Kalın to Jake Sullivan: "Greece cannot compete with Turkey; You want calm but want us to accept Greek demands"

İbrahim Kalın jake Sullivan

The spokesperson of Turkish President Recep Tayyip Erdoğan, İbrahim Kalın, made complaints to US National Security Adviser Jake Sullivan about Greece. In his statements to the Turkish channel 24 TV, Kalın said that he told Sullivan that "you want calm, which is to accept all the Greek demands".

According to the Turkish website Star, Erdoğan's representative emphasised that "Greece is not a country that can compete with Turkey". He went on to say that "[Greece] should have proper relations with Turkey on a 'logical and legal basis', recognising its own strength and its limits".

"When this is achieved, we can turn the Aegean, the Aegean islands, into an area where peace, tranquility, mutual economic relations, visits, tourism and all other areas develop, not conflicts," he said.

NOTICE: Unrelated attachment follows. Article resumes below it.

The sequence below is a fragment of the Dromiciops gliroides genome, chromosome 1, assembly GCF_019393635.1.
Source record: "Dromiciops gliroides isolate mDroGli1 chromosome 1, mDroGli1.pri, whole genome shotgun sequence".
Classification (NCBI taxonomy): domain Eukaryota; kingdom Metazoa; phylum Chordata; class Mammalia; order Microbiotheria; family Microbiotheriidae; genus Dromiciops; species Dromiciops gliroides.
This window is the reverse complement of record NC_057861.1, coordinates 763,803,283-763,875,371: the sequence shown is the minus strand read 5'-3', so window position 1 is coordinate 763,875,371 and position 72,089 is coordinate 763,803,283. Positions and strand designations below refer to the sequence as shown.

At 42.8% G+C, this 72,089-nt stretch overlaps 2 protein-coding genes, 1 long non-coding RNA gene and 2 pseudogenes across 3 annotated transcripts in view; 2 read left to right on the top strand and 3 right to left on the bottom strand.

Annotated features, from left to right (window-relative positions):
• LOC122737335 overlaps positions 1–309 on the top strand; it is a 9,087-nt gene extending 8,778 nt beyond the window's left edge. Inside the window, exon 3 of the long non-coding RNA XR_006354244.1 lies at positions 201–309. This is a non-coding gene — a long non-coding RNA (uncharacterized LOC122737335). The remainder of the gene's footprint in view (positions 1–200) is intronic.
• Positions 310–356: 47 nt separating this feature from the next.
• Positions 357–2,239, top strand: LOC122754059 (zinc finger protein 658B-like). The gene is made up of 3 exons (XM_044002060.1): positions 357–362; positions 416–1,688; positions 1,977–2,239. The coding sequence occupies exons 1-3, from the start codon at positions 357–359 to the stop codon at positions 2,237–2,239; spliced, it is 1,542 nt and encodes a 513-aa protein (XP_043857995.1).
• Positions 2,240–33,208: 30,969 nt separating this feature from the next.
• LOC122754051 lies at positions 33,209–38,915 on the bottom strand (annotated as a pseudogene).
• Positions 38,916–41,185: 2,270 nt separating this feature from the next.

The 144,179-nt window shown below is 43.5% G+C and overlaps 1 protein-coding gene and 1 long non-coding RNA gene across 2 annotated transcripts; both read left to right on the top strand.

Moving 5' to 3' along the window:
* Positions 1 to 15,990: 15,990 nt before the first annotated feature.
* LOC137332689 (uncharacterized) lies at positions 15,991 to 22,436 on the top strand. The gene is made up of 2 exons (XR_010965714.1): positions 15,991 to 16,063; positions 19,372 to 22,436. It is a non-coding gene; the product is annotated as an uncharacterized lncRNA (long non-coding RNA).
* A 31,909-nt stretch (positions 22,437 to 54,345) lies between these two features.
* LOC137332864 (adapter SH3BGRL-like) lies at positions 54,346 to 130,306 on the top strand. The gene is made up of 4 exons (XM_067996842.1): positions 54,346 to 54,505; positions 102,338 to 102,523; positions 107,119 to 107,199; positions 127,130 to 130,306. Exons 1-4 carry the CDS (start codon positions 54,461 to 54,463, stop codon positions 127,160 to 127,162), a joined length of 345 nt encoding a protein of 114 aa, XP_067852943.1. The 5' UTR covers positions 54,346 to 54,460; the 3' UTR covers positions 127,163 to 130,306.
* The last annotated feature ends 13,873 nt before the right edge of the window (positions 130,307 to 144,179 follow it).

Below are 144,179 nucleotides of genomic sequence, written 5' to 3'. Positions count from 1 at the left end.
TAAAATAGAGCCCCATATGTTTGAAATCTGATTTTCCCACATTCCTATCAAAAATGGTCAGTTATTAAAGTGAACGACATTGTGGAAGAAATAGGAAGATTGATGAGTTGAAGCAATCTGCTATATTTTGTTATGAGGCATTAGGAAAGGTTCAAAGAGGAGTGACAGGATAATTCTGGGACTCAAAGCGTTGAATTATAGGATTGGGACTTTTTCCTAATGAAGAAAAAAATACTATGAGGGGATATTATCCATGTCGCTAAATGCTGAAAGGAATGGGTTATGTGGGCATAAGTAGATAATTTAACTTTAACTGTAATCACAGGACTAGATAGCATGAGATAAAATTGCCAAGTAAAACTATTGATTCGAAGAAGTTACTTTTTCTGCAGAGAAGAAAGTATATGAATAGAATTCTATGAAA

Afterwards, the representative of the Turkish president spoke about the suggestions that Turkey receives from third countries.

As Kalın noted, "the westerners are telling us again, of course with the propaganda of the Greeks, 'these violations of the airspace are a very important problem, don't do this.'"

"We say, look, what you call a violation of airspace is when our planes fly into our own airspace, Greece tells you that it is a violation of airspace, and you accept that as a given. But come to us."

At the same time returning to the issue of the "militarisation of the islands", he said that Ankara is answering its counterparts, "come and see objectively who is violating the airspace, who is militarising the islands even though they have a demilitarised status?

"Some weapons and armored vehicles are sent to the islands that we call demilitarised islands, that is, in a civilian capacity. Take a look at it.'"

He said he explained this “in detail to Sullivan, the US national security adviser, last week."

"Look, you say there should be calm in the Aegean, no tension, etc. You define calm as acceptance of all the Greek demands. And you set intensity as our every objection. Your point is wrong,'” Kalın argued.

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